When Celina of petit à petit and family put a call out for pattern testers for her Morocco Tuxedo Pant & Shorts, I couldn't resist. (Even though it was right before a long-distance vacation and I still hadn't made a successful pair of underwear, let alone the cute pair of Tania culottes I imagined wearing on our trip.)
Have you ever helped test a pattern? I had no idea what to expect and enjoyed both the actual testing and observing the way it was organized. Celina used an online survey to collect the measurements of the children we were sewing for and our sewing preferences. (There are so many variations included in the pattern!) Then she assigned each of us a size and view to sew and set up a private Facebook group for our discussion and to distribute the pattern. As we worked, we asked Celina for clarification on pattern instructions, discussed the construction process, provided each other with suggestions and support, recorded pattern errors, and uploaded photos of our progress. It was exciting to work on a project with all these avid sewers I had never met. Meeting the deadline was challenging, but it was rewarding to be work with others toward a common goal.
Though I love the pattern design and the color scheme my son chose, it took some last minute alterations to make these pants a useable garment. My kid's hips are two sizes smaller than his inseam calls for. Celina recommended making the size that matched his hips, leaving out the rear darts to make the waist larger and adding length in the legs by slashing and spreading at the knee. Though my son likes to wear his pants low, these are about two inches too low. The waist was also seriously gapping. (Made me wish I had taken the option to add button elastic to the back waistband.) And though I loved the look of the legs, my kid said these were way too long. (Celina has redrafted the waistband for the final pattern, but I will probably sew a larger size next time.)
|Side view before alterations.|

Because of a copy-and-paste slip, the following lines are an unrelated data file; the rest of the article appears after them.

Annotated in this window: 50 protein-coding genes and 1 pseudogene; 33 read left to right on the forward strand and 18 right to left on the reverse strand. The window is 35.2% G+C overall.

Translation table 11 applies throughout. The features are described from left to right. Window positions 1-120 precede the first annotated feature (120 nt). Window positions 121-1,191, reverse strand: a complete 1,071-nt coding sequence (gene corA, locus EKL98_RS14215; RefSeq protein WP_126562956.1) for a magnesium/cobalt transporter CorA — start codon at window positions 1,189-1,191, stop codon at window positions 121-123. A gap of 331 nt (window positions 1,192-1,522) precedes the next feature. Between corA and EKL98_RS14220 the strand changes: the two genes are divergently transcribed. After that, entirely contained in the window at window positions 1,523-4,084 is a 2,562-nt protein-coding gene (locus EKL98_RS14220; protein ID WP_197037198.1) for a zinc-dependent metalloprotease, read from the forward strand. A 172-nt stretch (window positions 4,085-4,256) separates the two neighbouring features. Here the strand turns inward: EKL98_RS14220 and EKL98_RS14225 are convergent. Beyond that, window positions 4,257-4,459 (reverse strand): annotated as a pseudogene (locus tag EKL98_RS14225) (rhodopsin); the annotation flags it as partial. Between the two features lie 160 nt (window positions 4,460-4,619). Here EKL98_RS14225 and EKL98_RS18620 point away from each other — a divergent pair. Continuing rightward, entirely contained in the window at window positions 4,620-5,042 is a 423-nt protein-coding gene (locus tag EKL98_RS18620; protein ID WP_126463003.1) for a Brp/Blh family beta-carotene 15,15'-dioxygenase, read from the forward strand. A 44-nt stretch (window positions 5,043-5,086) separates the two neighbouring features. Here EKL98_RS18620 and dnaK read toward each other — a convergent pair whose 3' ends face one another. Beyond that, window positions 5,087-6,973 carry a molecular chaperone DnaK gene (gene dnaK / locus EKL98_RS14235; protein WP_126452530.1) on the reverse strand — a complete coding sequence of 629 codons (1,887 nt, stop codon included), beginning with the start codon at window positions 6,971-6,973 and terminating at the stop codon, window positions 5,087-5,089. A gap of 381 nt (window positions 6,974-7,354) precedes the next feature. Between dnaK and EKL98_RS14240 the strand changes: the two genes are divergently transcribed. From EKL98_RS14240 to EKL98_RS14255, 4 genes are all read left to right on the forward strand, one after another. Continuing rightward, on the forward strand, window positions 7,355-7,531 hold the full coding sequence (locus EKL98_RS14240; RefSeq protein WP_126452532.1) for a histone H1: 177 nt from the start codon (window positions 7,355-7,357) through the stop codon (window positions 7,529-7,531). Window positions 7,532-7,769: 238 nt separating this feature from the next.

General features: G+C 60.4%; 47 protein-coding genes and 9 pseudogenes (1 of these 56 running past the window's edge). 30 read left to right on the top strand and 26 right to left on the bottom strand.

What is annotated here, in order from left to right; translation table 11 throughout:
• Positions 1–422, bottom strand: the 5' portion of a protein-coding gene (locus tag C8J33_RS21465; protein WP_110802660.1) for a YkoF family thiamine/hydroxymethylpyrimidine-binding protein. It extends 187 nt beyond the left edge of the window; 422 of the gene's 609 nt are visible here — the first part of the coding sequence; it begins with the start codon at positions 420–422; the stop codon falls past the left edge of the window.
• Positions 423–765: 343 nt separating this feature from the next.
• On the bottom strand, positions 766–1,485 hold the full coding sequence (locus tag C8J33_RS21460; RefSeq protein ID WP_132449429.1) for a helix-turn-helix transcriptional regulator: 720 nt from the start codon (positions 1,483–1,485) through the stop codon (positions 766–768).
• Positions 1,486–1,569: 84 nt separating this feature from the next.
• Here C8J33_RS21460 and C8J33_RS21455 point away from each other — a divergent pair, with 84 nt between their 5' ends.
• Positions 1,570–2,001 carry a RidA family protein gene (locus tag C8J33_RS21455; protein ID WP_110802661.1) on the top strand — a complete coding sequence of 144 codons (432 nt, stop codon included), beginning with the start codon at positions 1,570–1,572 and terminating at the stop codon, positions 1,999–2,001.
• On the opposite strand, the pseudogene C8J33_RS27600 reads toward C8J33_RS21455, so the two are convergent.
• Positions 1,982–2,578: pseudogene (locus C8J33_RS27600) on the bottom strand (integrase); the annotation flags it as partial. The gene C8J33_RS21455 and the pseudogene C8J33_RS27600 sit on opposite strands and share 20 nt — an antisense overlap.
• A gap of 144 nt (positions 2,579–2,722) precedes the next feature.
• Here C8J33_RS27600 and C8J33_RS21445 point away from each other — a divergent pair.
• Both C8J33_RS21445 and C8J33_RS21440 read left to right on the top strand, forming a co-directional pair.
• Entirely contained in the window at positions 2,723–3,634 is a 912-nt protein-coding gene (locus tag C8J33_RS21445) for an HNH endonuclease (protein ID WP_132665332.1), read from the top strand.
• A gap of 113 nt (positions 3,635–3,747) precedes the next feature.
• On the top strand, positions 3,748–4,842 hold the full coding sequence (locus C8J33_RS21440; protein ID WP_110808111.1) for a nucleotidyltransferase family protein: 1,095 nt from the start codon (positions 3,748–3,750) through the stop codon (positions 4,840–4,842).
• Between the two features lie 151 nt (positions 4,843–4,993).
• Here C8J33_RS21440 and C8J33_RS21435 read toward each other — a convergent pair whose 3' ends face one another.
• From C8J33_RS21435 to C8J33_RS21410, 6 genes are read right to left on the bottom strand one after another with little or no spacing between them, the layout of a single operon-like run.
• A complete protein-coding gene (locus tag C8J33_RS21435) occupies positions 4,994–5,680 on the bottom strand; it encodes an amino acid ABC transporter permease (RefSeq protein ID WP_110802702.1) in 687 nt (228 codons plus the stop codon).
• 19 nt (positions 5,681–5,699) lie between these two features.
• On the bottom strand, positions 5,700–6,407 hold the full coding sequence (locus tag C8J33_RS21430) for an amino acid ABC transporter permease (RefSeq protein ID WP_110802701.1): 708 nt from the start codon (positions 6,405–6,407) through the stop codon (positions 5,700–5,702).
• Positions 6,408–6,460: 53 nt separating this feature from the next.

I couldn't raise the waist at this point, but I could address the gap. I pinched out a massive dart in the center back and sewed it shut. (No, I didn't remove the waistband first. That is the kind of detail I wasn't ready to commit to right before vacation. :) ) It was so sad to cut off the hem facing I had so painstakingly constructed. I didn't reattach it, deciding to fold up a simple hem instead.
I would have loved to use a hook and eye closure, but my son really wanted a button. Here's a shot before we added it. Maybe it's better with a button, so as to direct attention away from my wobbly waistband.
Let me tell you, participating in the pattern testing process has given me an even greater respect for designers. There are so many details to attend to! And technical writing is no joke. How one person explains a process may or may not make sense to another. And did you know there are several ways in English to describe cutting a mirror image (or reverse, opposite, flipped, etc.) of a pattern piece? Linguistically fascinating, but what a headache to sort out. Mad props to Celina and all those pattern designers out there. You've got brains of steel. (Is that a thing? Let's make it a thing!)
|Morocco pants in action.|
But back to the pants. My son loves the finished product. And now that the pattern has been updated for the release (and on sale for 20% off right now!), he calls his version "first edition." He thinks we might be able to sell them for a high price, à la Pokémon cards. I told him probably not, but that I was glad he had a pair of pants to wear on our vacation that wasn't threadbare.